That’s the meaning plain and simple.
I am not going to try and change that interpretation, but I am going to try and draw a couple of interpretative lessons out of that explanation. Personally, I come from a family of farmers although I admit I know more or less nothing about farming. I only know a little about gardening. When I was a kid I wanted to help my mother plant a garden so she showed me how. We bought some seeds and we created a pretty good sized garden in the land next to our house. It had several rows that we had created with a tiller that mom borrowed for the purpose. By the time we were done it was that classic Norman Rockwell style garden with little posts on the end to mark the rows and the seed packet stapled to them so we could remember whether that row was radishes or corn. What I learned over that weekend was that gardening is hard work.
The first lesson that I would point out to from this sower story is this: the Word is not an annual. This gospel is not a one time yield sort of crop here today and gone tomorrow. You will note that most of the times that Jesus gets all horticultural on us it is about vineyards or trees. The Gospel when it takes root is going to be a perennial plant. This is important because whenever we try to make the parable about us (focusing on the soil rather than the sower /seed) we can become fixated on whether or not we are good soil. If we are good soil, then the yield can become a way for us to qualify ourselves among the other good soil out there i.e. am I yielding 30 times or 60 times? We can either compare ourselves this way to make ourselves feel like we are better Christians or we can get down on ourselves because we aren’t bearing as much fruit as someone else.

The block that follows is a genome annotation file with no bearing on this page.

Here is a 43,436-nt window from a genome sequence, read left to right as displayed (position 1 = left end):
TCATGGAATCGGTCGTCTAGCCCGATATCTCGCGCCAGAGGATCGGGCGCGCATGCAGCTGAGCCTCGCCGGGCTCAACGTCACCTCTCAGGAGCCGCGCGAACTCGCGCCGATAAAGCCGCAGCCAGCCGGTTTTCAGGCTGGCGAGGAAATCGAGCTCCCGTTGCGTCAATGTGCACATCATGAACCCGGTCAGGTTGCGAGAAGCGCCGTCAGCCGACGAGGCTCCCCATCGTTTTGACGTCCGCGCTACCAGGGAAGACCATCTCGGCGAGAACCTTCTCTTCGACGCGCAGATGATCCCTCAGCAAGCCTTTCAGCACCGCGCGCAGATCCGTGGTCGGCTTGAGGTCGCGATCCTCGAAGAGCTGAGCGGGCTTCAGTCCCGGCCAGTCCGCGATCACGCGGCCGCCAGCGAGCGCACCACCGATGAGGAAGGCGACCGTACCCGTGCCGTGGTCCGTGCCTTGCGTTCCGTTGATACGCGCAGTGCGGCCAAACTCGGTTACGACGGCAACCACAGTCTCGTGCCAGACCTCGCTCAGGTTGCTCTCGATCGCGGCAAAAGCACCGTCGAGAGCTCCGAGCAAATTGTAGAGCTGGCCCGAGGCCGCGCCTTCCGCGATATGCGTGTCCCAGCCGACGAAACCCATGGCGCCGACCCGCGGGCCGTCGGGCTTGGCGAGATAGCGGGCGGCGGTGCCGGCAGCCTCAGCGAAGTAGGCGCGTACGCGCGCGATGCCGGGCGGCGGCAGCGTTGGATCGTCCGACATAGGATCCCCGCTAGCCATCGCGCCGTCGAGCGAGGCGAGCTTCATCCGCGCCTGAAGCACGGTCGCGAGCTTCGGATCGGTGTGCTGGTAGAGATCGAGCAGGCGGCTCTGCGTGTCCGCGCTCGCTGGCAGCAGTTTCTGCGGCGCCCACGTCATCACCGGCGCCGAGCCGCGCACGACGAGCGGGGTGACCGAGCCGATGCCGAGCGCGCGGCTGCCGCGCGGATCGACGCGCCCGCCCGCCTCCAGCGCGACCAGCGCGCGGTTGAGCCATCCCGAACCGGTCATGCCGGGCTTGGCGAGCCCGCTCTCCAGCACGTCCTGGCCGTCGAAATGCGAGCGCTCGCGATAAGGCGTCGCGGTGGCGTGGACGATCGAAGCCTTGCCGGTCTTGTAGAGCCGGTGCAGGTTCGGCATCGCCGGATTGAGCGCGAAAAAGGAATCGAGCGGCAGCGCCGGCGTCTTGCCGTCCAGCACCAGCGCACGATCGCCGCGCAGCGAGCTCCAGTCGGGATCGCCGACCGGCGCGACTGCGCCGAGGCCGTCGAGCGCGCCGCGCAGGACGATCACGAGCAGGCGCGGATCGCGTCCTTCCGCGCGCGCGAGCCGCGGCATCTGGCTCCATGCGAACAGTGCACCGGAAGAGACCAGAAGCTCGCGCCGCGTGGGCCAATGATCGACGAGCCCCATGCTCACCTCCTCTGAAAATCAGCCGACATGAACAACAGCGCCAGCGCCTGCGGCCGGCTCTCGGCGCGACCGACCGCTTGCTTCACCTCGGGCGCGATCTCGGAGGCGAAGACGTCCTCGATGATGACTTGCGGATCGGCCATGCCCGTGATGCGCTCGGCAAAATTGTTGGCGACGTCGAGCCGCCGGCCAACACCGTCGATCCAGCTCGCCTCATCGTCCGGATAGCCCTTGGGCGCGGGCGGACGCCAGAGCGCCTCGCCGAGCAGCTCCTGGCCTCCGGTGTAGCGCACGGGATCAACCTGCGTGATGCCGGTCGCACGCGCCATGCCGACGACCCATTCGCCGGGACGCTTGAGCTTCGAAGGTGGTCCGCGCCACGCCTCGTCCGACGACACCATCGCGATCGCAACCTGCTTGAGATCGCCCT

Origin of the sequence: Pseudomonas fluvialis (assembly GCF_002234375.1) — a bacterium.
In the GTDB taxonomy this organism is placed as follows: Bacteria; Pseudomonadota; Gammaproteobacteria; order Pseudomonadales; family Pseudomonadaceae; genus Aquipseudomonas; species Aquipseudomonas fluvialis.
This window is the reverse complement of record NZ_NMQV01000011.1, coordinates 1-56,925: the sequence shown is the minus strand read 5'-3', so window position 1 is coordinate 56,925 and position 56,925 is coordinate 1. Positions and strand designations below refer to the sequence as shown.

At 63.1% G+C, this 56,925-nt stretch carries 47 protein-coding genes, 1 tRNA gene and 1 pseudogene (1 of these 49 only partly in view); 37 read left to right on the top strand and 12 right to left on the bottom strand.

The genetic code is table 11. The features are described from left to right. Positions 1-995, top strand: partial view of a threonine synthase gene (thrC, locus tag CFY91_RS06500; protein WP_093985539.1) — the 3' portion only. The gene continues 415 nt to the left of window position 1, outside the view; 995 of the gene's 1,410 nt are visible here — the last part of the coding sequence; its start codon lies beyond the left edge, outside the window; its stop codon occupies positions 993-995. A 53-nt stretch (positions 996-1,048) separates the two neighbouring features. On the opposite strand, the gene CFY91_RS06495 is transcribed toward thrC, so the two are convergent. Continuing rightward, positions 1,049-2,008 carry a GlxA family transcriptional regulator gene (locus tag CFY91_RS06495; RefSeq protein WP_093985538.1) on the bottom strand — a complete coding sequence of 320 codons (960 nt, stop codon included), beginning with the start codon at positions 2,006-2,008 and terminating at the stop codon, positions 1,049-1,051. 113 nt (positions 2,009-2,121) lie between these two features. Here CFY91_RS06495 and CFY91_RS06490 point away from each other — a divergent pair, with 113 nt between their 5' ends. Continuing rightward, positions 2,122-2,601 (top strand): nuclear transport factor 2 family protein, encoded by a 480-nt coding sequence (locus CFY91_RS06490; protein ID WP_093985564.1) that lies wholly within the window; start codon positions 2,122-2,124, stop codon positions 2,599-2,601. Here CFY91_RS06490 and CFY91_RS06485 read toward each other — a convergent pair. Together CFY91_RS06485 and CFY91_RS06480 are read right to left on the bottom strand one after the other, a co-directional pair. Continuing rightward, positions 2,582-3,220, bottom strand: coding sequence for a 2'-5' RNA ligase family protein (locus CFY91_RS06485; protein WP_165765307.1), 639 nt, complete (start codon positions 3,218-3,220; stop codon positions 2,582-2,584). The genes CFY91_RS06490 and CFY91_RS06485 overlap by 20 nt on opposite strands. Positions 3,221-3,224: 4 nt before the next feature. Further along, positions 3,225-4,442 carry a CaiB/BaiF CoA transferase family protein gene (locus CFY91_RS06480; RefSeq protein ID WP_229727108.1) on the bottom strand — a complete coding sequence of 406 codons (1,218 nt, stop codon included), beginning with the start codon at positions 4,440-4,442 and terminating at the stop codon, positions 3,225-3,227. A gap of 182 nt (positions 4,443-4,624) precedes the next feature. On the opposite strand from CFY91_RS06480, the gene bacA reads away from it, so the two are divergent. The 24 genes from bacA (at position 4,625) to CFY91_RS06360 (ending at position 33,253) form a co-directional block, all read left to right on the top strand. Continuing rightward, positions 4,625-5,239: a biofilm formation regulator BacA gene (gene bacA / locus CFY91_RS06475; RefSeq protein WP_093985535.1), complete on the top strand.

Sometimes the vineyard has a bumper crop. Some years are lean. Some years a fruit tree will produce more fruit than you know what to do with and some years there aren’t any fruits at all. When I lived in Corpus there was a grapefruit tree in the backyard that produced far more grapefruit than I could have ever consumed. Truth be told, even one grapefruit is generally more than I want to consume. Right across the fence in the neighbors yard, not even 10 feet away there was a grapefruit tree that was a perennial disappointment. So much so that the neighbor always made sure I knew that he didn’t want me to prune the limbs that stretched over the fence from the superstar tree because he wanted to harvest those grapefruits.